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Durham e-Theses
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Spectacular drama in urban entertainment: the dramatisation of community in popular culture

Chaney, David Christopher (1985) Spectacular drama in urban entertainment: the dramatisation of community in popular culture. Doctoral thesis, Durham University.



This is a study of some of the many types of entertainment that have been called spectacular, of the cultural significance of certain conventions in ways of transforming space and identity. Forms of spectacular drama both require and celebrate urban social relations, they constitute essential parts of the popular cultural landscape. They display an idealisation of ways of picturing collective experience. Although I note continuities in forms of spectacular drama through different eras, it is differences in the ways in which our sense of collective life or community is experienced and expressed that provide for very different understandings of forms of spectacular display. I describe and discuss forms of spectacular drama in the fifteenth, nineteenth and twentieth centuries. I have chosen the fifteenth century as it was a period when there was a flourishing range of dramatic entertainment but no theatres. The principal features of the culture that I stress are the looseness of the dramatic frame. In contrast, the nineteenth century is a period of both urban expansion and theatrical supremacy. In the course of the century the population became urbanised and the growing cities became spectacular stages for new forms of social experience. I describe a broad framework of popular entertainment which provided many forms of spectacular experience, but concentrate upon the theatrical form of melodrama and forms of pictorial realism. In the chapter on the twentieth century I am principally concerned with the implications of processes of massification - both of society and culture. I argue that the democratic individualism of consumer culture and mass leisure has made the vocabulary of identity and community peculiarly problematic. The theme is that spectacular drama in contemporary culture has become more insistent and more public and yet our participation and response has been increasingly privatised.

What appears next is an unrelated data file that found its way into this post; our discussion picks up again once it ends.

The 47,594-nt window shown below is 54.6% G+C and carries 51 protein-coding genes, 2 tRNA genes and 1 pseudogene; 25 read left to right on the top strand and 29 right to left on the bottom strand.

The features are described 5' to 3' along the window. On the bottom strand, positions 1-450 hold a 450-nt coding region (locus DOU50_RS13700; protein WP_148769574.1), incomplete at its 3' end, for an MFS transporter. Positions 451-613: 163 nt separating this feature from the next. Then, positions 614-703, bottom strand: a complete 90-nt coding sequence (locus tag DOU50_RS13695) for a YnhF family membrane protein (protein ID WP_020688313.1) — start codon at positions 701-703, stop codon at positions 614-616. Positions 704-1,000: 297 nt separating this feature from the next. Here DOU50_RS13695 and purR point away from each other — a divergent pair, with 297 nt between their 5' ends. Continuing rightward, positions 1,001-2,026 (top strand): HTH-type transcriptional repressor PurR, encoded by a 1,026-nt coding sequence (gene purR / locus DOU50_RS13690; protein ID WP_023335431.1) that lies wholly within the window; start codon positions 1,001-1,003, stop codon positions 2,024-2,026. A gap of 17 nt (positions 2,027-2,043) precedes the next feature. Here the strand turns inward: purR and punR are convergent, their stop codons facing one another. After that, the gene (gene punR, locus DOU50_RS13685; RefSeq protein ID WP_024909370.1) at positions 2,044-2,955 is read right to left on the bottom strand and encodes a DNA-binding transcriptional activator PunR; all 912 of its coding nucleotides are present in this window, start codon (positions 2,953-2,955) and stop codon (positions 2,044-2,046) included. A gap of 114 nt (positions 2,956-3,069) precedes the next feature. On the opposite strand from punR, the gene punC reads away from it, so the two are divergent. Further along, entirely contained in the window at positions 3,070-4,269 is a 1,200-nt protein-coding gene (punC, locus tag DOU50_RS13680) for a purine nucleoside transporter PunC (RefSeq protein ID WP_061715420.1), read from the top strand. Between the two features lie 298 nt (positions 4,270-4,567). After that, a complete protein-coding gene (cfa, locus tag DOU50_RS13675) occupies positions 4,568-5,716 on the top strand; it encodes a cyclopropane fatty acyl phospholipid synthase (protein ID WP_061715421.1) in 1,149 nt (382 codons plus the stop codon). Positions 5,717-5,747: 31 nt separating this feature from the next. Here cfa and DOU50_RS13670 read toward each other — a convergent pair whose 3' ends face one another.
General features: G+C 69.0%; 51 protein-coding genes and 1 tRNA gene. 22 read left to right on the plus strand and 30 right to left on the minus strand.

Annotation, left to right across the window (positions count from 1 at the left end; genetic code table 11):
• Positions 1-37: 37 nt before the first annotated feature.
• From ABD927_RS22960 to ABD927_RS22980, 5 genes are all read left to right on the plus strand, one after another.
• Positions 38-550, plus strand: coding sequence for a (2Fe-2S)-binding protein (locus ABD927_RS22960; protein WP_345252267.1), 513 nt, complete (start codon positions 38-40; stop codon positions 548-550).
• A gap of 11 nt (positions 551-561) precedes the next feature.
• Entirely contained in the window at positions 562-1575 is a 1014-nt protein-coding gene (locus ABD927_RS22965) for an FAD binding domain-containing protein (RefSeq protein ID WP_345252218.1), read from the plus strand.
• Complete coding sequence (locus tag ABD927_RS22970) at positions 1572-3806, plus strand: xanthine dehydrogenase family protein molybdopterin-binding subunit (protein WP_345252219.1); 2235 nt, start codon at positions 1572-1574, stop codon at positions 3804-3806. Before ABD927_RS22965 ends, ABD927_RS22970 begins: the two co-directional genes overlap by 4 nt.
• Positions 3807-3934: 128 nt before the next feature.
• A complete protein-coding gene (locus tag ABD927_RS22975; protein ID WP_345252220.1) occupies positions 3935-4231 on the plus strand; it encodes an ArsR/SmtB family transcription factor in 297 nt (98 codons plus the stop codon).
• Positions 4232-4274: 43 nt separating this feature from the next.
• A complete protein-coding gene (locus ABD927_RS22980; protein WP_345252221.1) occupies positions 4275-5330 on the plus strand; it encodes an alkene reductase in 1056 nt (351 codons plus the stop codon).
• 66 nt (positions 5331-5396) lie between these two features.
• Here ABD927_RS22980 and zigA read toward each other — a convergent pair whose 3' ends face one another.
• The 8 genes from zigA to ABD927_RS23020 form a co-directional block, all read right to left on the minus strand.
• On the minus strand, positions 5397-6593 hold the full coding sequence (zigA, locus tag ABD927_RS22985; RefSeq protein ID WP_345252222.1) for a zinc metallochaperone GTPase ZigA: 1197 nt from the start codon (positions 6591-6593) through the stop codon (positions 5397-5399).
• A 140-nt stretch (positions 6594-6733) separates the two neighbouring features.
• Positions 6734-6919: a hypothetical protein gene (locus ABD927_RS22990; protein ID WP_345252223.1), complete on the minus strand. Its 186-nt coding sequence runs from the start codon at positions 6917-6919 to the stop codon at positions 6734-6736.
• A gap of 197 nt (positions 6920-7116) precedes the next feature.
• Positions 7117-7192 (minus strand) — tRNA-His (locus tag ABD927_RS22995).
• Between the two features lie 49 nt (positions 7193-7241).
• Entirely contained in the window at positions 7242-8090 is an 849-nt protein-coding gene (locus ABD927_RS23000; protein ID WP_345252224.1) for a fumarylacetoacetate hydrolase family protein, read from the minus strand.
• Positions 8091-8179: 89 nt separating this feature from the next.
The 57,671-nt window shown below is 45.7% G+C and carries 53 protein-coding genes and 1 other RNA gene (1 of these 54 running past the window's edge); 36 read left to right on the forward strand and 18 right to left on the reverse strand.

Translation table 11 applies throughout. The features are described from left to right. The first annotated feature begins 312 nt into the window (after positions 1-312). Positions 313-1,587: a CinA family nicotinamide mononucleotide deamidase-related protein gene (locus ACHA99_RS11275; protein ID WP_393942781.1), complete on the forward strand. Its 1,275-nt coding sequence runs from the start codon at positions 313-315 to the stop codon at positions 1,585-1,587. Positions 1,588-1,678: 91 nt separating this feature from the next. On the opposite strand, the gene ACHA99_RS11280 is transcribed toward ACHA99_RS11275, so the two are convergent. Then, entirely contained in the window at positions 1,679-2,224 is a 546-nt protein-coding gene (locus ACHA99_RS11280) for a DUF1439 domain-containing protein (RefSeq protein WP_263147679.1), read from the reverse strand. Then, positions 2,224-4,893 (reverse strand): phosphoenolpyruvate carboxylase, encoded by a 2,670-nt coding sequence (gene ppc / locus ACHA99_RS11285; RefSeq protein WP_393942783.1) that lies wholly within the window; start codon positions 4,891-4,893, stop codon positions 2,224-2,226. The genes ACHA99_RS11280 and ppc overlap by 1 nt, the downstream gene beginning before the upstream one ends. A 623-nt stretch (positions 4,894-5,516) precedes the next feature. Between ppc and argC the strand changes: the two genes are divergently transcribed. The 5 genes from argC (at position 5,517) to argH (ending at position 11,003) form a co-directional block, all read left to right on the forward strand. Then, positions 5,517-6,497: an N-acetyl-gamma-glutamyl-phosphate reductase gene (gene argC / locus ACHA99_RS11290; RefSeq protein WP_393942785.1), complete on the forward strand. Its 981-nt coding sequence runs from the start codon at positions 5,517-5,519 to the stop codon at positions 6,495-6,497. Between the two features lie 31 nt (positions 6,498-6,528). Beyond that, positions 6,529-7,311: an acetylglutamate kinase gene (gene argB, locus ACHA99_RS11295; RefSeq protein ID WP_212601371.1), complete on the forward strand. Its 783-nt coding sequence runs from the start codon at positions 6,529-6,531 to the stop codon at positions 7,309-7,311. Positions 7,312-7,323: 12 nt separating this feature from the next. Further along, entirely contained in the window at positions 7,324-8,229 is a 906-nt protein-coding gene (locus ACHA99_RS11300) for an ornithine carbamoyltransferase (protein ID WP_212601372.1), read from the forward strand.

Item Type:Thesis (Doctoral)
Award:Doctor of Philosophy
Thesis Date:1985
Copyright:Copyright of this thesis is held by the author
Deposited On:14 Mar 2014 17:09

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